dr. Adrian Vasile POPA
Abstract. Coridorul arctic-baltic-pontic ilustrează flancurile NATO şi Rimland-ul strategic al Rusiei, consti-tuindu-se astfel atât într-un potenţial areal de confruntare, cât şi într-un martor al unor poveşti de succes privind soluţionarea conflictelor. Când vine vorba de compararea schemelor de soluţionare a conflictelor – indiferent că luăm ca reper Oceanul Arctic, Marea Baltică sau Marea Neagră – trebuie remarcat faptul că nu poate fi aplicată o reţetă unică şi infailibilă pentru soluţionarea conflictelor la nivel global. Susţinând însă utilitatea abordării comparative, prezenta cercetare propune realizarea unei analize comparative a instrumentelor folosite în politica externă de către Rusia în Arctica Norvegiană, respectiv Marea Neagră, în scopul identificării unor strategii de asigurare a bunei vecinătăţi între membrii şi partenerii NATO localizaţi pe coridorul menţionat şi Rusia. Acest demers are ambiţia de a deschide noi orizonturi de cercetare prin cuplarea beneficiilor analizei de conţinut cu oportunităţile generate de Big Data pentru o mai bună înţelegere, de către factori de decizie din România, a tiparelor şi schemelor de negociere utilizate de Norvegia în relaţia cu Rusia.
Cuvinte cheie: analiză comparativă; Big Data; NATO; Rusia; soluţionarea conflictelor
Nowadays, the security dynamics and conflict resolution in one of NATO’s flanks cannot be studied without taking into account the wider context. For example, a conflict resolution pattern in the Northern Flank might represent a model for the Eastern Flank, while the international jurisprudence generated by an interstate conflict in the Eastern Flank might have a strong influence on the security dynamics in the Southern Flank.
Even though security interdependence can be structured into regionally based ‘clusters’ or ‘security complexes’, the global politics agenda might force smaller countries to act within a complex foreign policy scheme based on balance between deterrence through NATO membership and reassurance through dialogue with the other Great Powers such as Russia or China.
In the Norwegian Arctic and the Black Sea, as elsewhere on NATO’s flanks, it might be noticed both a horizontal escalation of any certain conflict and a ‘contagious’ scheme of conflict resolution as the effects of the military disputes and peace talks may spill over from one region to another within the larger framework of NATO – Russia confrontation. For instance, a Russian-Western military confrontation in the Northern Flank may not necessarily be generated by an escalating bilateral dispute of local origin.
Thus, crises in the Norwegian Arctic may have potentially far-reaching impli-cations for the security situation in the Black Sea, and vice versa. However, it should be understood that the destabilization of one of the two regions does not necessarily have to result in the destabilization of the other region. Much depends on the extent to which the conflicting parties and their allies are willing and succeed in insulating the crisis in question.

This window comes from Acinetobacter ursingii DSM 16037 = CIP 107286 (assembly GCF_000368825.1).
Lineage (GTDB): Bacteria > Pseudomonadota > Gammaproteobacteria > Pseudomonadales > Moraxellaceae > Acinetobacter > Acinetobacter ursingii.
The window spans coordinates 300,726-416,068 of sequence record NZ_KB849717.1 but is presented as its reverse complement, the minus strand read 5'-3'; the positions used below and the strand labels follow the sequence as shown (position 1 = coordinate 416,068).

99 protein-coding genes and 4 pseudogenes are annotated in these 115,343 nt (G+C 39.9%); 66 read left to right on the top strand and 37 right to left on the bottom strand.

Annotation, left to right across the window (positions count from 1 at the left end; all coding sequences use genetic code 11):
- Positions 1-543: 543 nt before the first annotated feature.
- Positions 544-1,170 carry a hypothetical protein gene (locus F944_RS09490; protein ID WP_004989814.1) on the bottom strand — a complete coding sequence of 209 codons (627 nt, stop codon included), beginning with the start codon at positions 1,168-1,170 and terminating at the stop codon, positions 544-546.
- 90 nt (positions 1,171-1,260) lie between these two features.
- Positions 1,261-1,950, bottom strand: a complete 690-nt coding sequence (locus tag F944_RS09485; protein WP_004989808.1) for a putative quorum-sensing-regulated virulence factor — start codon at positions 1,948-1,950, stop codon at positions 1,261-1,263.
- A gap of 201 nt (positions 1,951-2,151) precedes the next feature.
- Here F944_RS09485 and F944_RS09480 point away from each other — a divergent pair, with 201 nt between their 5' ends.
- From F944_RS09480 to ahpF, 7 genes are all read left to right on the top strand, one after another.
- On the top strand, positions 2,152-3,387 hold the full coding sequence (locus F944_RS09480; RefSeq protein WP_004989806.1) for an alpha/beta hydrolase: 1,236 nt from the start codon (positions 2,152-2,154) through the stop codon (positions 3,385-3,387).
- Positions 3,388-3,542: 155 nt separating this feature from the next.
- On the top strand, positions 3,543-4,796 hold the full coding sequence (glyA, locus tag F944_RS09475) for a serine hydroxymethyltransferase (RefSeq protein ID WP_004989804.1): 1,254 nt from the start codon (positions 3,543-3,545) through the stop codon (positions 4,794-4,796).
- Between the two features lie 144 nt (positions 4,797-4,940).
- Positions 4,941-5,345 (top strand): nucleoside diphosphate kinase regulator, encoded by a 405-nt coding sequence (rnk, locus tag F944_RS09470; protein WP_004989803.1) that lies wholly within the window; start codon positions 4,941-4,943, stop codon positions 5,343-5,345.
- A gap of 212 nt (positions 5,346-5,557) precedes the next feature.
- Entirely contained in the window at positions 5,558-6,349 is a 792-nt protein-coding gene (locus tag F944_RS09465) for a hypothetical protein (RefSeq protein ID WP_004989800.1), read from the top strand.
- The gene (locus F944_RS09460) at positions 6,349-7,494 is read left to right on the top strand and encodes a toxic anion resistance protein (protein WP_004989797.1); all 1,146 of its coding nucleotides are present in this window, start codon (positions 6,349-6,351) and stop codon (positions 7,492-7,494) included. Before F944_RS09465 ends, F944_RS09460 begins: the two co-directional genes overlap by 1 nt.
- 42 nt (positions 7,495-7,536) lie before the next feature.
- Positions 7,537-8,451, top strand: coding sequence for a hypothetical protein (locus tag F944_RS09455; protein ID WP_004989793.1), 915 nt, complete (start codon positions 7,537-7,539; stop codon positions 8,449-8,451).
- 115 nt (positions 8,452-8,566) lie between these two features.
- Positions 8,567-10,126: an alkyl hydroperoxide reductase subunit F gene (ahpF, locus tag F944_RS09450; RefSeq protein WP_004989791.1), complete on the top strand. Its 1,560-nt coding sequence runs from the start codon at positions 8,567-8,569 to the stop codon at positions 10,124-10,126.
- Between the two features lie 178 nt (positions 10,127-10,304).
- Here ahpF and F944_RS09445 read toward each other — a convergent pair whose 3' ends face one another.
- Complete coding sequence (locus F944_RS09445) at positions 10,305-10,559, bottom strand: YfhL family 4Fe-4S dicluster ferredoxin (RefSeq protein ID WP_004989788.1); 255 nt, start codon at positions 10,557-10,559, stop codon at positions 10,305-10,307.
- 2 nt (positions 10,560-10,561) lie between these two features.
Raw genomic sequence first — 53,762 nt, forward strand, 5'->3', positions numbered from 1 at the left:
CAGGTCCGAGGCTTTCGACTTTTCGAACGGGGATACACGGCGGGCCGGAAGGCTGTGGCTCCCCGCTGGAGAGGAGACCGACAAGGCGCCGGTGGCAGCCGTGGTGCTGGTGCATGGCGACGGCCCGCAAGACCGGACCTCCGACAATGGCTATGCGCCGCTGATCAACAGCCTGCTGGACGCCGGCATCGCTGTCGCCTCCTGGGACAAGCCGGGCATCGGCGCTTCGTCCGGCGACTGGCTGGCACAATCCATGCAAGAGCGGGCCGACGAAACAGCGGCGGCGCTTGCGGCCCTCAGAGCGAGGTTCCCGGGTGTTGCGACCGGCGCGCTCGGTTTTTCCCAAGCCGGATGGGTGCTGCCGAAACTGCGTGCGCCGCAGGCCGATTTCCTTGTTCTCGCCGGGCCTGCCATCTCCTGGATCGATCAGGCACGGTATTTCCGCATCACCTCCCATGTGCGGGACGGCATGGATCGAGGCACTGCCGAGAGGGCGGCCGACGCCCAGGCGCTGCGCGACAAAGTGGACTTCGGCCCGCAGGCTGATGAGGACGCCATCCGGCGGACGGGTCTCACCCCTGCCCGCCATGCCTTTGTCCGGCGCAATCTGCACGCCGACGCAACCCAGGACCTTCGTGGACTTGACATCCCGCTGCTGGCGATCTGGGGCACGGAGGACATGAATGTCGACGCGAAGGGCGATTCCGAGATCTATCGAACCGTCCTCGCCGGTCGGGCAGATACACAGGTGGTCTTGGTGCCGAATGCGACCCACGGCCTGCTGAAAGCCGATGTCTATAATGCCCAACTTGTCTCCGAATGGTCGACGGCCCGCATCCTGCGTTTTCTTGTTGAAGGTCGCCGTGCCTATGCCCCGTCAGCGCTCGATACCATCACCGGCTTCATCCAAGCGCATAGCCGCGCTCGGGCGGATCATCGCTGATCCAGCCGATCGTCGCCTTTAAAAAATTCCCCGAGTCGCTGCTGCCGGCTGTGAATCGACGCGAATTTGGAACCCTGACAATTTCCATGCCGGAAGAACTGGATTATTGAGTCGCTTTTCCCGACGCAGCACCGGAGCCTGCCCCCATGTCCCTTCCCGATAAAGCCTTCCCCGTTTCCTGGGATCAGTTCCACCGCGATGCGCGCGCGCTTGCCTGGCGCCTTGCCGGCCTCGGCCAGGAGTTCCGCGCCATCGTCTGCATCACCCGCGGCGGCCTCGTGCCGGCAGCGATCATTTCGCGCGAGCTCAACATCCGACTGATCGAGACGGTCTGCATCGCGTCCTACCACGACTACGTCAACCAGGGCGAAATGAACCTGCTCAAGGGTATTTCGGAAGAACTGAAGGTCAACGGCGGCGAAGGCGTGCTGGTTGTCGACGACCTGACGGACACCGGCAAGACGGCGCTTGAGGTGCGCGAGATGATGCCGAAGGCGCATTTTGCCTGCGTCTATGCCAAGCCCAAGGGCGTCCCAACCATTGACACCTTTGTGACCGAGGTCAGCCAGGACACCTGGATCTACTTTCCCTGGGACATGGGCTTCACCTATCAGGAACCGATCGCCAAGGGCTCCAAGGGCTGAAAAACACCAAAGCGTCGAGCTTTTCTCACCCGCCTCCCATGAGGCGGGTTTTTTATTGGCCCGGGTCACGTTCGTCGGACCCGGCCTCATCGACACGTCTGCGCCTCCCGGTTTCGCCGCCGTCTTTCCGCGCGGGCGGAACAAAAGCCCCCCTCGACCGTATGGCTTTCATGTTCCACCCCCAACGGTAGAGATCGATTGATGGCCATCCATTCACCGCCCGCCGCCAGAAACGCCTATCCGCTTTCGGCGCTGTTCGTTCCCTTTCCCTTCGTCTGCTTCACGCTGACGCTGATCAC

Therefore, the prevention of a domino-effect development should be a major priority not only for Romania, but also for all Russia’s western neighbors grouped into NATO members and partners that are obliged under the current circumstance to enhance their cooperation and knowledge sharing.
RUSSIA’S ULTIMATUM FOR A STRATEGIC REALIGNMENT
FROM THE ARCTIC TO THE BLACK SEA
The eastward expansion of NATO from the Arctic Region to the Black Sea has been considered by Russia as an attempt of encirclement and as a result, the subsequent Russian military build-up from the Arctic to the Black Sea coupled with its increasingly confronting rhetoric – comprising allegations of airspace violations, incidents limiting the freedom of navigation or cases of obstruction of the natural resource’s exploitation – were designed as an appropriate response.
Further shrinking of its shores and increasing limitation of its access to the international waters from the Arctic to the Black Sea could not be any more tolerated by Russia which has been approaching, since the end of Cold War, a strategic culture based on the propensity to use force in order to achieve its strategic objectives.
On the one hand, Russian military build-up and belligerent behavior in the Arctic signal its will and capability to reassert its wide-access to the maritime corridors – including the new ones such as the Northern Sea Route emerged as a result of the declination of the Arctic ice cap – and to the adjacent maritime and energy resources.